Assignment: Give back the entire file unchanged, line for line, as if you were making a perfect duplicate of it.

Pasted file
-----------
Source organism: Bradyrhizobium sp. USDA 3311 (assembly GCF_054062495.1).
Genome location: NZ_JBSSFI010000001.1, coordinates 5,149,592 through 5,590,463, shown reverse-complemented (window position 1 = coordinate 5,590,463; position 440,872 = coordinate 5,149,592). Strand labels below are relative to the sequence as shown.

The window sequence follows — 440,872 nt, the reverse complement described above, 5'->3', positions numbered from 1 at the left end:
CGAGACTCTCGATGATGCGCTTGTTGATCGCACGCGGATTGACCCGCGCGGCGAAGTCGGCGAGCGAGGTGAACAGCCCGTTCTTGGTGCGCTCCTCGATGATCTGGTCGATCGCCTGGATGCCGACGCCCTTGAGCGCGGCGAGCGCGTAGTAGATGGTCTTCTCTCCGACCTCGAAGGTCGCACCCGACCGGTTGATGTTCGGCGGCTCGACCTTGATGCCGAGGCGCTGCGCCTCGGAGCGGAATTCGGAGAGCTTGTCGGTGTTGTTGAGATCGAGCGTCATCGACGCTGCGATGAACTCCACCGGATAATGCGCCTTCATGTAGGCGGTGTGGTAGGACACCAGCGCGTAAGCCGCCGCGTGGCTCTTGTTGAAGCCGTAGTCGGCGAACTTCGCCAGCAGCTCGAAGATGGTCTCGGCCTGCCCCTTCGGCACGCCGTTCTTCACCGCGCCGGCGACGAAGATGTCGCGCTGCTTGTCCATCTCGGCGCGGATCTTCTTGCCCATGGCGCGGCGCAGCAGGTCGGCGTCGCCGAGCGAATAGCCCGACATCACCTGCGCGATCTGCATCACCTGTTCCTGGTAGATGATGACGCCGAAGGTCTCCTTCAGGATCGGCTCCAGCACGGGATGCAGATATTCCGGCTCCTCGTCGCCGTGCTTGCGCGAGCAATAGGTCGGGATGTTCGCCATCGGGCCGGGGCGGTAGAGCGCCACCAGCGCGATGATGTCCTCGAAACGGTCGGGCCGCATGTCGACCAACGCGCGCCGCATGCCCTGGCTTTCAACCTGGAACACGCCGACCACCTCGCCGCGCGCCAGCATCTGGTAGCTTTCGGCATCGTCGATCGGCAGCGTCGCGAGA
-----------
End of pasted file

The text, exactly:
Source organism: Bradyrhizobium sp. USDA 3311 (assembly GCF_054062495.1).
Genome location: NZ_JBSSFI010000001.1, coordinates 5,149,592 through 5,590,463, shown reverse-complemented (window position 1 = coordinate 5,590,463; position 440,872 = coordinate 5,149,592). Strand labels below are relative to the sequence as shown.

The window sequence follows — 440,872 nt, the reverse complement described above, 5'->3', positions numbered from 1 at the left end:
CGAGACTCTCGATGATGCGCTTGTTGATCGCACGCGGATTGACCCGCGCGGCGAAGTCGGCGAGCGAGGTGAACAGCCCGTTCTTGGTGCGCTCCTCGATGATCTGGTCGATCGCCTGGATGCCGACGCCCTTGAGCGCGGCGAGCGCGTAGTAGATGGTCTTCTCTCCGACCTCGAAGGTCGCACCCGACCGGTTGATGTTCGGCGGCTCGACCTTGATGCCGAGGCGCTGCGCCTCGGAGCGGAATTCGGAGAGCTTGTCGGTGTTGTTGAGATCGAGCGTCATCGACGCTGCGATGAACTCCACCGGATAATGCGCCTTCATGTAGGCGGTGTGGTAGGACACCAGCGCGTAAGCCGCCGCGTGGCTCTTGTTGAAGCCGTAGTCGGCGAACTTCGCCAGCAGCTCGAAGATGGTCTCGGCCTGCCCCTTCGGCACGCCGTTCTTCACCGCGCCGGCGACGAAGATGTCGCGCTGCTTGTCCATCTCGGCGCGGATCTTCTTGCCCATGGCGCGGCGCAGCAGGTCGGCGTCGCCGAGCGAATAGCCCGACATCACCTGCGCGATCTGCATCACCTGTTCCTGGTAGATGATGACGCCGAAGGTCTCCTTCAGGATCGGCTCCAGCACGGGATGCAGATATTCCGGCTCCTCGTCGCCGTGCTTGCGCGAGCAATAGGTCGGGATGTTCGCCATCGGGCCGGGGCGGTAGAGCGCCACCAGCGCGATGATGTCCTCGAAACGGTCGGGCCGCATGTCGACCAACGCGCGCCGCATGCCCTGGCTTTCAACCTGGAACACGCCGACCACCTCGCCGCGCGCCAGCATCTGGTAGCTTTCGGCATCGTCGATCGGCAGCGTCGCGAGA